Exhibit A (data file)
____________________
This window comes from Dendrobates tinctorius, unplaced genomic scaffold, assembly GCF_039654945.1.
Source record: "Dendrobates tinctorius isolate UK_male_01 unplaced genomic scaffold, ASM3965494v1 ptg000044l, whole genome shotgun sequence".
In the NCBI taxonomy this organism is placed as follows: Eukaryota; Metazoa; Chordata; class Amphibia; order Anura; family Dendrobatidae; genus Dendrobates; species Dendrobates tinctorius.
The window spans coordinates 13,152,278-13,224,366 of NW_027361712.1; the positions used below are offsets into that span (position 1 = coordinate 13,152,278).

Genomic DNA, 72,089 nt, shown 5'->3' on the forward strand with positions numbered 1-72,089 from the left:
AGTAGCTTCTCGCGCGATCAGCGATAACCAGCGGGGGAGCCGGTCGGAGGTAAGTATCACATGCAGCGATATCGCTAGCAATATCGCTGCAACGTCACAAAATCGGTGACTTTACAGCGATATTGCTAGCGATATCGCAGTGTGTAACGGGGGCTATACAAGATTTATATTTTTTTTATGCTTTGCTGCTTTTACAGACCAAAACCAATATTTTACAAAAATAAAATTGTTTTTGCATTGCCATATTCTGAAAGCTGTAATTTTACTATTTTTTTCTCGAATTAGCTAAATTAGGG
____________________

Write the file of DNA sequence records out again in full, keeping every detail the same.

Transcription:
This window comes from Dendrobates tinctorius, unplaced genomic scaffold, assembly GCF_039654945.1.
Source record: "Dendrobates tinctorius isolate UK_male_01 unplaced genomic scaffold, ASM3965494v1 ptg000044l, whole genome shotgun sequence".
In the NCBI taxonomy this organism is placed as follows: Eukaryota; Metazoa; Chordata; class Amphibia; order Anura; family Dendrobatidae; genus Dendrobates; species Dendrobates tinctorius.
The window spans coordinates 13,152,278-13,224,366 of NW_027361712.1; the positions used below are offsets into that span (position 1 = coordinate 13,152,278).

Genomic DNA, 72,089 nt, shown 5'->3' on the forward strand with positions numbered 1-72,089 from the left:
AGTAGCTTCTCGCGCGATCAGCGATAACCAGCGGGGGAGCCGGTCGGAGGTAAGTATCACATGCAGCGATATCGCTAGCAATATCGCTGCAACGTCACAAAATCGGTGACTTTACAGCGATATTGCTAGCGATATCGCAGTGTGTAACGGGGGCTATACAAGATTTATATTTTTTTTATGCTTTGCTGCTTTTACAGACCAAAACCAATATTTTACAAAAATAAAATTGTTTTTGCATTGCCATATTCTGAAAGCTGTAATTTTACTATTTTTTTCTCGAATTAGCTAAATTAGGG